"I'm hoping to get AN Wilson's colossal biography of Queen Victoria (Victoria: A Life; Atlantic, £25), almost as long as the reign of that Sovereign Lady herself, but I can't think of anyone with a livelier feel for that era. I would love to find also a nice edition of the ghost stories of MR James, still for me the finest of the genre, and there's nothing like them on dark and misty evenings.

"And it would have to be a very big stocking, but there's a wonderful new book called Icons Of Northamptonshire (published by Northamptonshire County Council and the Northampton branch of the Campaign to Protect Rural England, £17.50), my home county, with photographs and essays on everything from Saxon churches to baroque palaces and Watford Gap Services. That's what I'm likely to nod off over after lunch on Christmas Day, when we shut up shop, light the fire, get into our pyjamas, settle down with the dogs and finally get some of that peace on earth and goodwill to all men we've been singing about since November."

Bestselling novelist and former stand-up comedian Jenny Colgan, author of The Christmas Surprise (Sphere, £12.99)

"I want Science For Her by Megan Amram (Hardie Grant, £14.99), which looks both useful and very, very funny; the new Stephen King, Revival (Hodder & Stoughton, £20), for that Boxing Day feeling when you can't do anything but lie there like a sated anaconda and let the pages turn themselves - King is great for that - and The Ghost Of The Marie Celeste by Valerie Martin (Weidenfeld & Nicolson, £13.99), which looks very cold and chilly - I like a chilly book in the winter."

Children's author and Horrid Henry creator Francesca Simon, author of Horrid Henry's Christmas Lunch (Orion, £4.99), and Do You Speak English, Moon? (Orion, £6.99)

"On my Christmas list - my husband has been notified! - is H Is For Hawk by Helen Macdonald (Jonathan Cape, £14.99). I read medieval studies at university and have always been fascinated by hawks and falconry. I've read excerpts from this book and it sounds wild and strange and haunting.

"I would also like The Paying Guests by Sarah Waters (Virago, £13.99). I love her novels - I've read them all - but I know from past experience that, once started, they are almost impossible to put down, so Christmas is a time when I can read undisturbed for a day or two."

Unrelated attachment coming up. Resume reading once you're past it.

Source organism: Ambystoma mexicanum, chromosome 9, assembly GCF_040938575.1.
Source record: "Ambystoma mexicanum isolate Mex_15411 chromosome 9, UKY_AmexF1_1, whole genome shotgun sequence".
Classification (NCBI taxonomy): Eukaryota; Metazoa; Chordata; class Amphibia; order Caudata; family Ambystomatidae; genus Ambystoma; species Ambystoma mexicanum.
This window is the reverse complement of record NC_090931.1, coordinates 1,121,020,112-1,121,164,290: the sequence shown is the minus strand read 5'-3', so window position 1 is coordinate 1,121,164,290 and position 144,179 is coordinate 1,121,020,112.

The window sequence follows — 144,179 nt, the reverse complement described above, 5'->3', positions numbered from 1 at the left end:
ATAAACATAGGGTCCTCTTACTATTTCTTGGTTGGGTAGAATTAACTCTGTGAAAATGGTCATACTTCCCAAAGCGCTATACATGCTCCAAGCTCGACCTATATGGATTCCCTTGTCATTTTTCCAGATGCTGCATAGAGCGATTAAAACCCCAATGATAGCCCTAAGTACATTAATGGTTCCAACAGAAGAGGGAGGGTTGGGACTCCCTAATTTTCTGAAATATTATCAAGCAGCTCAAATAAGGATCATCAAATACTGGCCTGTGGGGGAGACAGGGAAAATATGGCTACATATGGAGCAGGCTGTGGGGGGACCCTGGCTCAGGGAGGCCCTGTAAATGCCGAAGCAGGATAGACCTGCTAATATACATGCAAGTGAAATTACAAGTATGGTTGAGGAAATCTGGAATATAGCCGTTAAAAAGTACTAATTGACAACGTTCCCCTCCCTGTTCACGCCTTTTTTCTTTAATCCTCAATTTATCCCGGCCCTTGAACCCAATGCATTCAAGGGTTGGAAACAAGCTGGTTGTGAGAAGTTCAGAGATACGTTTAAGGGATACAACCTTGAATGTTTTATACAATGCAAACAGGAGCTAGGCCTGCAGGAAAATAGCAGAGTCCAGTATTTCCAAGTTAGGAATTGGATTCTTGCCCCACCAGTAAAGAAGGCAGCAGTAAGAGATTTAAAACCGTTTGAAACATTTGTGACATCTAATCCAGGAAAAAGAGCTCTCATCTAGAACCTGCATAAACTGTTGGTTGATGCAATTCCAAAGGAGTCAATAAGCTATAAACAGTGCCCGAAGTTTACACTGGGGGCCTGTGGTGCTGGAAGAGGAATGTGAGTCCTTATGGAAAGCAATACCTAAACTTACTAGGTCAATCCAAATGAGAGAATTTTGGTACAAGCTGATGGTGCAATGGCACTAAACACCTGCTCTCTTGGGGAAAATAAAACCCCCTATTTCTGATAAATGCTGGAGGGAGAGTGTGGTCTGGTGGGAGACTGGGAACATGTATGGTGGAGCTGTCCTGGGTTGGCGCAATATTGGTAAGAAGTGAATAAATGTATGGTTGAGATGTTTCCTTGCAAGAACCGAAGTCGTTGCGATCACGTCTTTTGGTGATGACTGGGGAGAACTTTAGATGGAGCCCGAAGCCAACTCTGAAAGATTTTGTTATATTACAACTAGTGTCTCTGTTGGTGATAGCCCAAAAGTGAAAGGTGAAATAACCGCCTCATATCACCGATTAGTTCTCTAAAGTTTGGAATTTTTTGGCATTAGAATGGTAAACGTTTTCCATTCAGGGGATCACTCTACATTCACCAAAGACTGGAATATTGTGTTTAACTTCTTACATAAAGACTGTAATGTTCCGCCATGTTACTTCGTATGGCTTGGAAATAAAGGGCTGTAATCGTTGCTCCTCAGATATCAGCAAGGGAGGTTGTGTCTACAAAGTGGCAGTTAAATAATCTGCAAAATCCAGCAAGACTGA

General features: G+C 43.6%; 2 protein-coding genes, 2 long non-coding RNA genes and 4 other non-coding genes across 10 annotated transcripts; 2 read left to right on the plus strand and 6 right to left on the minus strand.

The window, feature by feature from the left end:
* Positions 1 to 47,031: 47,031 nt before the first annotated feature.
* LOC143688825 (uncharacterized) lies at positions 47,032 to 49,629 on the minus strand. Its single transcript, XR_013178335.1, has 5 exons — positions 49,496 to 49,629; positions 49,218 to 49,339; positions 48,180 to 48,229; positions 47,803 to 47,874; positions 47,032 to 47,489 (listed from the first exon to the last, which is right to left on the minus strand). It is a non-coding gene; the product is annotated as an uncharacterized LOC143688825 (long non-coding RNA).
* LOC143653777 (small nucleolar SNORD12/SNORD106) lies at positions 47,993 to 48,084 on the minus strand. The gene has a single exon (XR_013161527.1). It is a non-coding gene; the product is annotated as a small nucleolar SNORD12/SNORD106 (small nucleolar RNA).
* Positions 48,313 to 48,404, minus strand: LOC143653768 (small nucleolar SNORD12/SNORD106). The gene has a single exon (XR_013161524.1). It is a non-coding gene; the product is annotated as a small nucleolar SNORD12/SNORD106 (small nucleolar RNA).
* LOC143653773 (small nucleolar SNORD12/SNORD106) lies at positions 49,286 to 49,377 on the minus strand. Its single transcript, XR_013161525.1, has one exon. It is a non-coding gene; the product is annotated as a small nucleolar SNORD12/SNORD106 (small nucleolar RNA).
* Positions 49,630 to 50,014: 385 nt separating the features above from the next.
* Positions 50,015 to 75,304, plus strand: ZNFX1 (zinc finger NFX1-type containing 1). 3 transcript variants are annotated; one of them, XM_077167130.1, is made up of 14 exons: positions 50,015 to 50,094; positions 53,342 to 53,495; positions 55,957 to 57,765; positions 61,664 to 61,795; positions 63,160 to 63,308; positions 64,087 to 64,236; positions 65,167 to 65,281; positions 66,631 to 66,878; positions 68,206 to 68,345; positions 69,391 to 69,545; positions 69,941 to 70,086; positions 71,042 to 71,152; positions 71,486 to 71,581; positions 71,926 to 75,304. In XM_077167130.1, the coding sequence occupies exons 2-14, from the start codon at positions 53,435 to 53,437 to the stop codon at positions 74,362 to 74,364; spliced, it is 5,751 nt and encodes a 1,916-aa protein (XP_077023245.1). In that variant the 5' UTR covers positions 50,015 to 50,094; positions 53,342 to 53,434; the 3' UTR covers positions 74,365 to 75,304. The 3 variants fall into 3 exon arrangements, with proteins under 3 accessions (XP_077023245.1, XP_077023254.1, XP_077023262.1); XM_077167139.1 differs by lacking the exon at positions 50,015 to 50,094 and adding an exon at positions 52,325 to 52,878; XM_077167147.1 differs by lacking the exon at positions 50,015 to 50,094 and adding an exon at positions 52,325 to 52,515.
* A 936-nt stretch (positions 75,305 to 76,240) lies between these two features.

Bestselling novelist Daisy Waugh, author of Honeyville (HarperCollins, £7.99)

"I'll be finishing Straw Dogs by John Gray (Granta, £9.99), a book which looks at what it is to be human and how ludicrously self-important we are about our species. It needs to be read in short bursts interspersed with long recovery periods, due to the fact that it's intensely depressing - so depressing that it somehow bounces back on itself and becomes quite exhilarating.

"And I'll be reading the sequel to Graeme Simsion's The Rosie Project, The Rosie Effect (Michael Joseph, £12.99), because The Rosie Project, though a little too slick, made me laugh out loud many times.

And I'll be reading them all beside a heater in the Scottish Highlands, where I'll be staying with my many Scottish in-laws."

Bestselling novelist Jessie Burton, author of The Miniaturist (Picador, £12.99)

"As a non-fiction treat, I would love to see Andrew Solomon's Far From The Tree (Vintage, £11.99) in my Christmas stocking, a beautifully written psychiatric study of difference and compassion. After a week spent with my family, that might be quite useful ...

"The recent death of the Duchess of Devonshire closed an era on the glamorous Mitfords, and I think it would be nice to revisit her autobiography, Wait for Me! (John Murray, £9.99), as a balance to the Solomon, with both books begging the question, what is normal? "For fiction sparklers, I'd be delighted to find Rainbow Rowell's Attachments (Orion, £7.99) in my stocking, because she does the messy beauty of normal life so well."